I had originally intended to recount my experiences at the Michigan Democratic state convention in this post; an experience that was personally negative, even while positive overall for the future of the party in the state. However, now that I’ve had time to process the whole experience (with the help of Villagers here and on Twitter), my viewpoint has changed. Because I promised though, I will include an overview of the events that impacted my experience.
Good morning, Meese! I’m starting to feel more comfortable with this platform, so with a little luck, we’ll have a post that is less bare-boned and more detailed than my first attempt.
I’m full-on, foaming at the mouth “irked” as I write this. Start with this: https://www.theatlantic.com/politics/archive/2017/02/how-to-beat-trump/515736/ The Very Serious David Frum decided that us liberals need instructions on how to protest properly, so that we “scare” Trump. The premise is weak in and of itself if 45s Twitter feed is any indication; I think we’ve scared him already. But this was the paragraph which raised my ire:
Don’t get sucked into the futile squabbling cul-de-sac of intersectionality and grievance politics. Look at this roster of speakers from the January 21 march. What is Angela Davis doing there? Where are the military women, the women police officers, the officeholders? If Planned Parenthood is on the stage, pro-life women should stand there, too. If you want somebody to speak for immigrants, invite somebody who’s in the country lawfully.
I read this and heard the white male condescension loud and clear. I heard the dismissal of women, particularly women of color. (You know, the women who are the base of our party.) I heard the assumption that patriotism is the sole purview of the Right. I heard the call for the Left to play by rules made by male Republicans who know better by virtue of being…male Republicans. He apparently wrote this without any sense of irony; without any sense that what he is calling for is exactly what we are protesting against. Mr. Frum, I have a suggestion for you: less writing, more listening. That’s the polite version; I’m sure you all know what I’m actually thinking.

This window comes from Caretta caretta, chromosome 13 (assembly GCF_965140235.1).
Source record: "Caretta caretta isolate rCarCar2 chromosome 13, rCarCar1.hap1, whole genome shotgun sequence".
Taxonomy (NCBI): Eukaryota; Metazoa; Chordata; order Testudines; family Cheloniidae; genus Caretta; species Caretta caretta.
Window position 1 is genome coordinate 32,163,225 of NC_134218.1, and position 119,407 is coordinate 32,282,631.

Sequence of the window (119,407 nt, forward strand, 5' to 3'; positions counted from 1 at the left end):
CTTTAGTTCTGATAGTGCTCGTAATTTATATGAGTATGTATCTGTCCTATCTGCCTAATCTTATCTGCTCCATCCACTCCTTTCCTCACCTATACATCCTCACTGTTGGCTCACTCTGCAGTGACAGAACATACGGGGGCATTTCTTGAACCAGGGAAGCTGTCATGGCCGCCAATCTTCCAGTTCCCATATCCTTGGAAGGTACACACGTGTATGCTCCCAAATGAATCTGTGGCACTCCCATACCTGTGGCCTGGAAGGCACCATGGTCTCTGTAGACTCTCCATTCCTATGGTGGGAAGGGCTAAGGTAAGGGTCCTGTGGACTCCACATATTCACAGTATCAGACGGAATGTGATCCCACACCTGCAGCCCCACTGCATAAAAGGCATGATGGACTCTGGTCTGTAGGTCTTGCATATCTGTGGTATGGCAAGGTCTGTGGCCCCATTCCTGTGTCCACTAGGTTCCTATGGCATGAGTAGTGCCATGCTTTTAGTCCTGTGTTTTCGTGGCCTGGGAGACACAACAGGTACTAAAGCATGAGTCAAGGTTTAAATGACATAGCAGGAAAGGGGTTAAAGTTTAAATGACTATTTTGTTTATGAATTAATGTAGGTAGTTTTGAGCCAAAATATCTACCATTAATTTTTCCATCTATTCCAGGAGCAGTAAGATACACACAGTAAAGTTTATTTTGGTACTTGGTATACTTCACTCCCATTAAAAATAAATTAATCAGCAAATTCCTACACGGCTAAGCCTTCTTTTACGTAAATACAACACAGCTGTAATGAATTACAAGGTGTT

Oh, and by the way, here’s what Mr. Frum thought we shouldn’t hear:
Of course we need a fireplace for the AR CEO; a few more rocking chairs, and we’ll all fit.
As we start the migration and settling routine, which includes figuring out how things work, it’s becoming clear that we can help each other find the front door and arrange the furniture. To that end, this is a meta (and experimental) post as a means of figuring out “what’s next”.
If you are still having issues with gaining access, please hang a comment to JanF under her latest Community posting. This will help her by having everything all in the same place, rather than searching through all the posts. If you see a stray comment from someone needing help, please provide their name to JanF as above.
If you are willing and able to become one of the daily writers, but have not asked JanF for authorship rights, please do so. The usual method is suggested: hang your request from her latest Community post.
Reese has already committed to a Thursday post for next week (and maybe if we ask nicely, all Thursdays?) The goal for the time being should be one new diary per day; if our commenting becomes as prolific as at the other place, we can always look at scheduling more. The immediate need, however, is to get commitments and a schedule in place for the next week. Philly76 did yesterday, I am doing this for today, and I can do a Tuesday post…can anyone else volunteer?
I have been sending out kosmail to Village group members to alert them to our new home. I am about halfway through the list and will continue notifications next week. However, if you still have a foot in both places and see someone who you want to see here, please kosmail them too. I don’t think anyone will object to duplicate requests, but I don’t want our Village to shrink just because we forgot someone.
Is there anything else? If so, please include it in the comments…and as always, this is an open thread.